Looking for a producer who could help him re-create the feel of classic rock-and-roll, Lennon turned to Phil Spector, whose Beatles-connected history was somewhat checkered. (McCartney waited decades to release a version of "Let It Be" stripped of Spector's production.) By the time he was drafted for "Rock 'n' Roll," Spector was operating with a heavy hand: Some sessions featured more than two dozen musicians, including a big, brassy horn section, but rather than being individualized and discrete, the 24 tracks used in the recordings were often left open to bleed into one another, resulting in a thick, echo-laden sound. Lennon decided that the Spector sessions had collapsed into "mania," once noting that it was "the first time I let an album out of my control since the first Beatles album." Spector disappeared with the masters; eventually only four of its tracks -- "You Can't Catch Me," "Sweet Little Sixteen," "Bony Moronie" and "Just Because" -- were deemed usable, and even those are turgid.
Two years later, Lennon completed the album on his own, recording several oldies in just four days with a much smaller band. But then, it was a labor of love, not law -- a way to honor and celebrate the music that had inspired Lennon and his fellow Beatles. Lennon was a rocker at heart, a fact underscored by Jurgen Vollmer's album cover shot of a leather-clad Lennon lurking on a Hamburg doorstep circa 1960.
At his best on taut rockers like Little Richard's "Rip It Up" and Buddy Holly's "Peggy Sue," Lennon is less convincing -- in fact, is quite sluggish -- on such R&B standards as "Stand by Me," "Do You Wanna Dance" and a medley of "Bring It On Home to Me/Send Me Some Lovin'." The new version of "Rock 'n' Roll" tacks on four bonus tracks, three of them alternate mixes of songs first featured on 1986's posthumous "Menlove Ave.," criticized at the time as barrel-scraping. Perhaps Lennon's awful version of Spector's "To Know Her Is to Love Her" was an act of revenge, not one of homage. The extra snippet of "Just Because" includes a Christmas greeting from Lennon to his former band mates, Yoko and the people of England. Capitol should consider compiling the Beatles' numerous holiday recordings made especially for their fan clubs.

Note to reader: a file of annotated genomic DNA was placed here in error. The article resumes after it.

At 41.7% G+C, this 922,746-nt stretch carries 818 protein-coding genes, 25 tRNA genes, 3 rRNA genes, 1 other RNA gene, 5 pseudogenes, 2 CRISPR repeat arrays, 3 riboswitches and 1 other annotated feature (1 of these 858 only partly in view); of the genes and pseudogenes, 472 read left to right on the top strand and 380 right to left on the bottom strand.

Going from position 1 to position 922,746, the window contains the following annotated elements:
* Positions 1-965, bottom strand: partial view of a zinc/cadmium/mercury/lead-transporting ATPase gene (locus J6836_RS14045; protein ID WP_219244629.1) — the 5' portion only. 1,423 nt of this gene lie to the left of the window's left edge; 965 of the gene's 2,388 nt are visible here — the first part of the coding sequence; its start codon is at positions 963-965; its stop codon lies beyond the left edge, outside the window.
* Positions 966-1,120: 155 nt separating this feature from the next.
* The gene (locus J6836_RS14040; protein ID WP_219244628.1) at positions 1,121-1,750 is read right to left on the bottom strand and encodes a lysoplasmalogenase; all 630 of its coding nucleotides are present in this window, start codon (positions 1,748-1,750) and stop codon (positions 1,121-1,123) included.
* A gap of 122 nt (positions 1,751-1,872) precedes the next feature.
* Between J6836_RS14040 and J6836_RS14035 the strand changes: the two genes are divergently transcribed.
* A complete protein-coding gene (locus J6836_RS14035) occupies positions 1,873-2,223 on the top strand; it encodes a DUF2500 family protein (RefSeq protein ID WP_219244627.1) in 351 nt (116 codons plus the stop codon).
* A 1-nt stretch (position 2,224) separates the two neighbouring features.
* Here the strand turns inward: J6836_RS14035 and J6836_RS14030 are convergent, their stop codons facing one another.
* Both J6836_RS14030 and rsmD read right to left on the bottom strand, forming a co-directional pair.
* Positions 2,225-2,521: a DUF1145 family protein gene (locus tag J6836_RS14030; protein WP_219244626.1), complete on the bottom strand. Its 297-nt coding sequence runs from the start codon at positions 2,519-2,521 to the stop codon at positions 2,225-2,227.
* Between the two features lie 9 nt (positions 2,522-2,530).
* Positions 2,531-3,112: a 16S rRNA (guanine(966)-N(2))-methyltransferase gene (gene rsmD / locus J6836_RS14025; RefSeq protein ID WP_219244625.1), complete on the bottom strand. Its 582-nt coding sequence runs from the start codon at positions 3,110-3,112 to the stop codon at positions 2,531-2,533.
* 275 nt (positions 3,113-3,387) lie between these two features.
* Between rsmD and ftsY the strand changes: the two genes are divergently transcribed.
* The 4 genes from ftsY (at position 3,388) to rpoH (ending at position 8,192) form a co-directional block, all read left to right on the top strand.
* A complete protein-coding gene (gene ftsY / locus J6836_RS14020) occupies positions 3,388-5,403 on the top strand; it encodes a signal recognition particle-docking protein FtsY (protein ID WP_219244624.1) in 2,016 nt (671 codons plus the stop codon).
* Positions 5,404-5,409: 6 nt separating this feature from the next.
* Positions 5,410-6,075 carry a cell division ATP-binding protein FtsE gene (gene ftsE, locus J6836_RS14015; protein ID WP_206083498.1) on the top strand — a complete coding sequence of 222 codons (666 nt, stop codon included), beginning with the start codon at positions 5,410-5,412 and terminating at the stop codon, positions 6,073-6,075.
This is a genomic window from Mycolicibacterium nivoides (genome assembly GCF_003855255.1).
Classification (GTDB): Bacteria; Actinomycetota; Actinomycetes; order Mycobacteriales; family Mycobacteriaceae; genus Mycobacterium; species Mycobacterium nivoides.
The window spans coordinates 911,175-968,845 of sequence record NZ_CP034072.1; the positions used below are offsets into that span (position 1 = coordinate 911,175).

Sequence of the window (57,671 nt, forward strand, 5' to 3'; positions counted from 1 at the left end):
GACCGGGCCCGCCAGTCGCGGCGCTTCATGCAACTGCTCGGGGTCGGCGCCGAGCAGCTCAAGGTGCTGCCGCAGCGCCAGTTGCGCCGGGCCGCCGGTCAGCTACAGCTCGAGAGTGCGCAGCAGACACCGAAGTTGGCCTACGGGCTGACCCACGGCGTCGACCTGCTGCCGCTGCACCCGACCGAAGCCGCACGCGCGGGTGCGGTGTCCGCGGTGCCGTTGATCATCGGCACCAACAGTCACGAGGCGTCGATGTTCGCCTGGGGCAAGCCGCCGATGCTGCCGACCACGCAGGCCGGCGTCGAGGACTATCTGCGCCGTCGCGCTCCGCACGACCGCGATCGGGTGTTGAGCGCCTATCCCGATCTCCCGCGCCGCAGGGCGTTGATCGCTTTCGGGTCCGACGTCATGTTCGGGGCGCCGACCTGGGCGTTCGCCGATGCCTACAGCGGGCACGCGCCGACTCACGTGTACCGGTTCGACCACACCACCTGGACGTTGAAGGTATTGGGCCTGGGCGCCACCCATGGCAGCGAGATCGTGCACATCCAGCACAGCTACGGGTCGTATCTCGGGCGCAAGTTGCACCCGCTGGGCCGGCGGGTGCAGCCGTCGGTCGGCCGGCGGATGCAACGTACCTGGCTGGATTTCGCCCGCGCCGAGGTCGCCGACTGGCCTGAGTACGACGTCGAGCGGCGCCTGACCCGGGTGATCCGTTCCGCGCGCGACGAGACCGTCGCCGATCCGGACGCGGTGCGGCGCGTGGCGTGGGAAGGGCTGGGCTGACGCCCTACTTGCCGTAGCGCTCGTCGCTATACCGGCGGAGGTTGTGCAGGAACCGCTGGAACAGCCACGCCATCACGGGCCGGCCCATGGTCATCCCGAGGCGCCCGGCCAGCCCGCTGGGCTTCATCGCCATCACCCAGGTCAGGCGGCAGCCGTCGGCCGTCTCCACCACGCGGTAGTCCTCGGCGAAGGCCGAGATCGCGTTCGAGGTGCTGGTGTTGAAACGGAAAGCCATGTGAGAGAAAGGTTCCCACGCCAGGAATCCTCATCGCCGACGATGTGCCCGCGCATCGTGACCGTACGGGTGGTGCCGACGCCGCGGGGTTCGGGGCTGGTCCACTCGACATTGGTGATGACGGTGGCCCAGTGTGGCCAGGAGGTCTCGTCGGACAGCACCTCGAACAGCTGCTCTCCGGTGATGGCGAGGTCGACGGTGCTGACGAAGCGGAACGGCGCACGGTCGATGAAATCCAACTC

On the other hand, Capitol has finally responded to American fans' desire to hear the Beatles albums -- at least their earliest ones -- the way they first heard them in the '60s. Next week brings "The Beatles: the Capitol Albums Vol. 1," a box set containing the four albums that introduced Beatlemania to America in 1964: "Meet the Beatles," "The Beatles Second Album," "Something New" and "Beatles '65."
When Capitol first issued the Beatles catalogue on CD in 1987, albums were standardized on a worldwide basis to the British versions. Eventually the early American albums, which had different titles and configurations and had last appeared on vinyl and cassette, were deleted. Now, American fans have the albums they grew up with, remastered from the original American masters to ensure that they sound as they did when first released. Each disc includes two versions of each song, one in mono, the other in "true" stereo, though seven tracks are "duophonic." That was the process Capitol created in the '60s using two mono channels that were equalized, compressed and reverbed, with instruments in one channel, vocals in the other channel -- ultra-primitive stereo that will sound comfortingly familiar to older fans.
This marks the first significant upgrade of the Beatles' earliest music since the advent of CDs. Each disc is housed in a miniature replica of the original album cover and the box includes a 48-page booklet with period pictures, news clips and charts. It's a heck of a way to cap the 40th anniversary of the British Invasion.